National Chaplain's Message

Robert Allen Vick
National Chaplain of The American Legion








The professional sports drafts are over for another year.

Many young women and men are looking forward to a long and profitable career. To obtain this lofty honor, they dedicated their lives, time, money and effort to becoming proficient in their sport.

There are, by far, more seekers than there are the chosen.

Does this mean those not chosen are somehow not successful? No, not at all.

This dream of future success will impel them to always be ready when their opportunity comes. They are ready to accept the challenge.

All must realize that fame is fleeting, at best.

These young women and men must realize they will be heroes to their younger fans. And they must strive to set an example for those who look up to them. This is an awesome responsibility and should be foremost in their minds.

They should be a role model for good.

We all have heroes. Even me!

I am an old man, but I have those to whom I look for example. My heroes today are much different than they were when I was young.

The real heroes are the ones who do something of an eternal nature, something that uplifts mankind. They do something that will last forever.

Today’s heroes are often defined by who they look to as heroes. You tend to emulate your heroes.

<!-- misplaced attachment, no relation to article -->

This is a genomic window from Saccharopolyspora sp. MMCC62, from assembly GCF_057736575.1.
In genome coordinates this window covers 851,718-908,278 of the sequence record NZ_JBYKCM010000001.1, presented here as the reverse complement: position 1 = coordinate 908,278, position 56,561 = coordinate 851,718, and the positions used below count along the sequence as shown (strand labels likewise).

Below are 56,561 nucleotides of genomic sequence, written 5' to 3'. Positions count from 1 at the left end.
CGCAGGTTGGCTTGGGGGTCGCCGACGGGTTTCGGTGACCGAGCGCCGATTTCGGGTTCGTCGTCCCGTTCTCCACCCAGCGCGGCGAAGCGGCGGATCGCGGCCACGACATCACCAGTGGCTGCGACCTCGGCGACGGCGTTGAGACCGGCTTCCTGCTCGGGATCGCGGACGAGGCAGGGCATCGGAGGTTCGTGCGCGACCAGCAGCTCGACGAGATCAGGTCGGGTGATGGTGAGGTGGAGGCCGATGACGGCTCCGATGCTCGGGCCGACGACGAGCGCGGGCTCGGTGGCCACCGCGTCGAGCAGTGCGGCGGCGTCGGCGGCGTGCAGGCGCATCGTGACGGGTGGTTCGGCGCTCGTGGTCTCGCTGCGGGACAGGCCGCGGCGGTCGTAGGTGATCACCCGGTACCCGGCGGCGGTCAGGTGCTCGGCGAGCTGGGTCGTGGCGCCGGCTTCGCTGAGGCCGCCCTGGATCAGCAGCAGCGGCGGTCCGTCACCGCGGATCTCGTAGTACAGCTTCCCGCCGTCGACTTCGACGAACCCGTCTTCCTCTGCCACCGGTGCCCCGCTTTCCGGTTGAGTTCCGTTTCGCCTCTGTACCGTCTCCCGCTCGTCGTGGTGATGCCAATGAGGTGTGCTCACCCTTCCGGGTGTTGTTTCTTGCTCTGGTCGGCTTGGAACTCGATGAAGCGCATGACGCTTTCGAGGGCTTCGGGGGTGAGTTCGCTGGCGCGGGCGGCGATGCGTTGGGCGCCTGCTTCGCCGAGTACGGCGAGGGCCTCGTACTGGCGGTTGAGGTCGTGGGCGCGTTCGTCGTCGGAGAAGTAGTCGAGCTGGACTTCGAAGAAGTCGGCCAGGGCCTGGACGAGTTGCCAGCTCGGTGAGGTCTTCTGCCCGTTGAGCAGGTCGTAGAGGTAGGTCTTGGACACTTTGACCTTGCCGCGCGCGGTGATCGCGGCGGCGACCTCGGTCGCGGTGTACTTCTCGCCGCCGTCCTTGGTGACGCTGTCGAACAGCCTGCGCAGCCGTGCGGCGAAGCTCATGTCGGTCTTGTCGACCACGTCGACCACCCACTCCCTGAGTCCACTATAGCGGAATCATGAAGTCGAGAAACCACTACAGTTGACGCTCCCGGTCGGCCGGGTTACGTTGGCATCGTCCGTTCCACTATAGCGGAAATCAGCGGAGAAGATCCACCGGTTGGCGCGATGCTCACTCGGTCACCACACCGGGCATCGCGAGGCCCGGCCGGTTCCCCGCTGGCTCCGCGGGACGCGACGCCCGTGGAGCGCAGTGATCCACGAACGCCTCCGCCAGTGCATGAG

If you look up to the gods of fame and fortune, you seek a fleeting and fickle existence.

Are our military veterans heroes? Yes! They stood for freedom from tyranny, religious freedom, the right to succeed in an environment where all can participate.

They fought for my right to worship as I choose. To honor God as he deserves to be honored. And yes, my right to call on Him and to speak His name. all have that right.

My hero didn’t quit. Heroes don’t quit.

My hero was beaten with 39 lashes five times. He was beaten with a  rod. He was ship wrecked, he was stoned. He was stranded at sea. He was robbed many times. He was hated by his own people. He was falsely accused. He was in pain, hunger, thirst, naked, homeless and alone. But he did not quit.

You read about the perils of St. Paul in II Corinthians 22-27. Paul is my hero. And to whom did he look for example? His inspiration was the holy son of God, Jesus the Christ, the Messiah.

If you want a hero, look no further than Christ or the Apostle Paul.

So why were we created and who are we?

We were created to love and serve God and to fellowship with Him.

Who is man?


Oh man who are you?

Cast adrift upon a sea of doubt,

Tossed by billows and assailed by winds of misfortune,

Plagued by feelings of uncertainty.




Oh, God, who are you?

Sailing sure seas of certainty,

Calming billows and caressing with gentle winds of love,

Enduring thy servants with feelings of confidence.



Safe forevermore.

I, man, who am I?

Heir to a lost estate.

Partaking of sin and wrong.

I cry out in despair.

Am I alone?

Is there no one who hears?

Is there no one who cares?

You, God, who are you?

Who created me in innocence,

Giver of all good things,

Who suffered and died in silence,

And yet lives to hear my plea.

Thou art mine,

Oh, glory,

I am thine!

Safe forever more.

Who am I?

I am special,

I am unique,

Having been born twice.

Will know death only once.

I am a priest,

Heir to a throne,

Beloved of God.

Never alone?

Safe forevermore?

Chaplain Robert Allen Vick